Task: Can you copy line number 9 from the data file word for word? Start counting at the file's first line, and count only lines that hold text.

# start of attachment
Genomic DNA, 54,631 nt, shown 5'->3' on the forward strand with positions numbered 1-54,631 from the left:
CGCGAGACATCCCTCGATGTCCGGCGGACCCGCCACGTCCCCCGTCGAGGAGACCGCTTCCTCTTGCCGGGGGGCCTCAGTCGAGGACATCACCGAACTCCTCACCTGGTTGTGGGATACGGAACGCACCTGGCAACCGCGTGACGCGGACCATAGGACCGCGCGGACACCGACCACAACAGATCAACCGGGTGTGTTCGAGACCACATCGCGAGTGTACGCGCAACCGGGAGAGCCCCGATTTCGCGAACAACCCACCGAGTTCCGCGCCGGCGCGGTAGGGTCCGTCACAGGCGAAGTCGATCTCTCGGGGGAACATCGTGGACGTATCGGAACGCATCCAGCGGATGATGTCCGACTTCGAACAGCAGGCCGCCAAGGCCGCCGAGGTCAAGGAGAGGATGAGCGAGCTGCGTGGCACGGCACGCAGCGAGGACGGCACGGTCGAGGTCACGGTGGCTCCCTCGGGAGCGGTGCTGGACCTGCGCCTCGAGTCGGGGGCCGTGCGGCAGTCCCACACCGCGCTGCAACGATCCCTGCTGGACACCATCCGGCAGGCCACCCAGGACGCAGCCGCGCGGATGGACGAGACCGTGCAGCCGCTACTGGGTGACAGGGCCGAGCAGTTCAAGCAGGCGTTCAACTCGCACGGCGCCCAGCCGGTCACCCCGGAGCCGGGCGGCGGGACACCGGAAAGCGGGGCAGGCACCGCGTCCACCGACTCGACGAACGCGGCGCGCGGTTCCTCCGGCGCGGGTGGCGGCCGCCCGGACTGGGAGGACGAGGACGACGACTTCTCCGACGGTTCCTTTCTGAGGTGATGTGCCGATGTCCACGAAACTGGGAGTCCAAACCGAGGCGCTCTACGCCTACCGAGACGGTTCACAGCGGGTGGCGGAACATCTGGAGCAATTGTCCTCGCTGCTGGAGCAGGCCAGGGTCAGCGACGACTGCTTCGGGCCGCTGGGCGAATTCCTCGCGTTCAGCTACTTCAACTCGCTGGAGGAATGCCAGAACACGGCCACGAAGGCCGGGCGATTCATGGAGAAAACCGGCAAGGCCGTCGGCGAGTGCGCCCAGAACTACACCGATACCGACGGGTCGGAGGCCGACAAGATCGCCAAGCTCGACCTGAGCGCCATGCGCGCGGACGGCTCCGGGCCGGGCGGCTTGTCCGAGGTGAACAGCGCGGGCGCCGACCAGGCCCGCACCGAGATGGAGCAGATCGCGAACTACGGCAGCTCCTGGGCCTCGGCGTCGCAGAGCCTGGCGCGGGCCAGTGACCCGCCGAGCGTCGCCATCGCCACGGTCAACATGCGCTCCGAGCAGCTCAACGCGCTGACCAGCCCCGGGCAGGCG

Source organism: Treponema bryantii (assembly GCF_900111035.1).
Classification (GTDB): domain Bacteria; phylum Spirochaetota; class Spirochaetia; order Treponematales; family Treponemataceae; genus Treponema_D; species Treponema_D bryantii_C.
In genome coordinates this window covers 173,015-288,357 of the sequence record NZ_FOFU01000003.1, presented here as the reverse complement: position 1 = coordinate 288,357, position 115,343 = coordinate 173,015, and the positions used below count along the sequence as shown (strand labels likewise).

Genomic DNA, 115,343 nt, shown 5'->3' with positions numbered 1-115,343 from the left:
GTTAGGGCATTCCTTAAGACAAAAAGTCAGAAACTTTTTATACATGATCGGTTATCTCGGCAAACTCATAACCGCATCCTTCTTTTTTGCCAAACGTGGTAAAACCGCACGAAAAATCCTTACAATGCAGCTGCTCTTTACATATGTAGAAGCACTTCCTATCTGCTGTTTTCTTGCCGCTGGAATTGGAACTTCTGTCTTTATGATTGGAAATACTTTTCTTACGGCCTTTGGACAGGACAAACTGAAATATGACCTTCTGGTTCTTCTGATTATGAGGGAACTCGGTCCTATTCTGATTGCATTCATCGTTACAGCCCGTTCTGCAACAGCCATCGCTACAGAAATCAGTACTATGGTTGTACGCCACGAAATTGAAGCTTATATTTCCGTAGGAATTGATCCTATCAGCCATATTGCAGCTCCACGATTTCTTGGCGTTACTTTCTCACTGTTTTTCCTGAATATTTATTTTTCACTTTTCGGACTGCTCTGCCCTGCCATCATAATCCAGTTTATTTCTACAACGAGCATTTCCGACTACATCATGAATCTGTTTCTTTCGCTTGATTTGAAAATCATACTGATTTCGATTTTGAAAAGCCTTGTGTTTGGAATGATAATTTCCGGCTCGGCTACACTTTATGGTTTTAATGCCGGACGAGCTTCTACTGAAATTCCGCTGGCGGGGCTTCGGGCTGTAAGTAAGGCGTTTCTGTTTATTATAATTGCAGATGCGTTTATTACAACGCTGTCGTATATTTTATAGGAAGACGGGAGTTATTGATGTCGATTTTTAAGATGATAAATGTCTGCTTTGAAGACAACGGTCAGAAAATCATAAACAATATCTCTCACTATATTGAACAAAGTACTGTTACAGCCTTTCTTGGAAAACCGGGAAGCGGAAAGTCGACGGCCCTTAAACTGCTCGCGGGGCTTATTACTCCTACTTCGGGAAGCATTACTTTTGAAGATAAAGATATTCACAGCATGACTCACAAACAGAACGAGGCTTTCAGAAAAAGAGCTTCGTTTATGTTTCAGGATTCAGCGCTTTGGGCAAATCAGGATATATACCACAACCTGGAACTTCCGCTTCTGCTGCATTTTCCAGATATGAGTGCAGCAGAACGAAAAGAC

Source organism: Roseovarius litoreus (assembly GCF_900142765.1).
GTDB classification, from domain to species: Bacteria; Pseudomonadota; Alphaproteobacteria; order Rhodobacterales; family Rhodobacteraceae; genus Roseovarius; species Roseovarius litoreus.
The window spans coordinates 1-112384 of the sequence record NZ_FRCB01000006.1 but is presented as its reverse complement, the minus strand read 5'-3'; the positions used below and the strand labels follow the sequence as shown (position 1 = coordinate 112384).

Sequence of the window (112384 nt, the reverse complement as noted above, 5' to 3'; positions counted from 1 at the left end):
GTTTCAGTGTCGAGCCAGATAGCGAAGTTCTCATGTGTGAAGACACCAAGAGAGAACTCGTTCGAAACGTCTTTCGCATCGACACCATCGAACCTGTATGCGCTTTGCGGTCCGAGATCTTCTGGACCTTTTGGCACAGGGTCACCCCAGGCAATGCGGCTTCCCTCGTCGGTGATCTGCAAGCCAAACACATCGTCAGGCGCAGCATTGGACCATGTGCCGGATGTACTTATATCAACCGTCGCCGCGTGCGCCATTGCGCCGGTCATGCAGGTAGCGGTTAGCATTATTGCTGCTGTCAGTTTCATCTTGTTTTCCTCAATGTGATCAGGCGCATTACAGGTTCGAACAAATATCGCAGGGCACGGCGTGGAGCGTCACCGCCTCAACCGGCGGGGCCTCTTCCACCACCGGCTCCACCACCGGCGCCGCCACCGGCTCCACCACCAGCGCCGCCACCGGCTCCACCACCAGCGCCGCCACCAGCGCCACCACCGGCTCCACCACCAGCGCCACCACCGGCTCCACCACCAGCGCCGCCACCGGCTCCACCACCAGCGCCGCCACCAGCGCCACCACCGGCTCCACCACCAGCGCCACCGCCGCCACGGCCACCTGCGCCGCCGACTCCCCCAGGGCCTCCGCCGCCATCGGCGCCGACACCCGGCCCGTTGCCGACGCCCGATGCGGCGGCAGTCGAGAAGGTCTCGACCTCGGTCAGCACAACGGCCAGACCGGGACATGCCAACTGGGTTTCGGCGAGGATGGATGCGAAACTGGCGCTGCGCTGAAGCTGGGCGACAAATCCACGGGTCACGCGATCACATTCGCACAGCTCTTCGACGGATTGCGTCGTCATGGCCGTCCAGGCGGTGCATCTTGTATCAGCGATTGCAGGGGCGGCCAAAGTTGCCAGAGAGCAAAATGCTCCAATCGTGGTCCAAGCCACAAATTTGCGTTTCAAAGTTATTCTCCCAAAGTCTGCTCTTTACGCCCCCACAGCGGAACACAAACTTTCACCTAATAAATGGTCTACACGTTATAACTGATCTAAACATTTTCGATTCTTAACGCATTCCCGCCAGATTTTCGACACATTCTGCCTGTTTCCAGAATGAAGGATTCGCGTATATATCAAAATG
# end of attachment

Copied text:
GTDB classification, from domain to species: Bacteria; Pseudomonadota; Alphaproteobacteria; order Rhodobacterales; family Rhodobacteraceae; genus Roseovarius; species Roseovarius litoreus.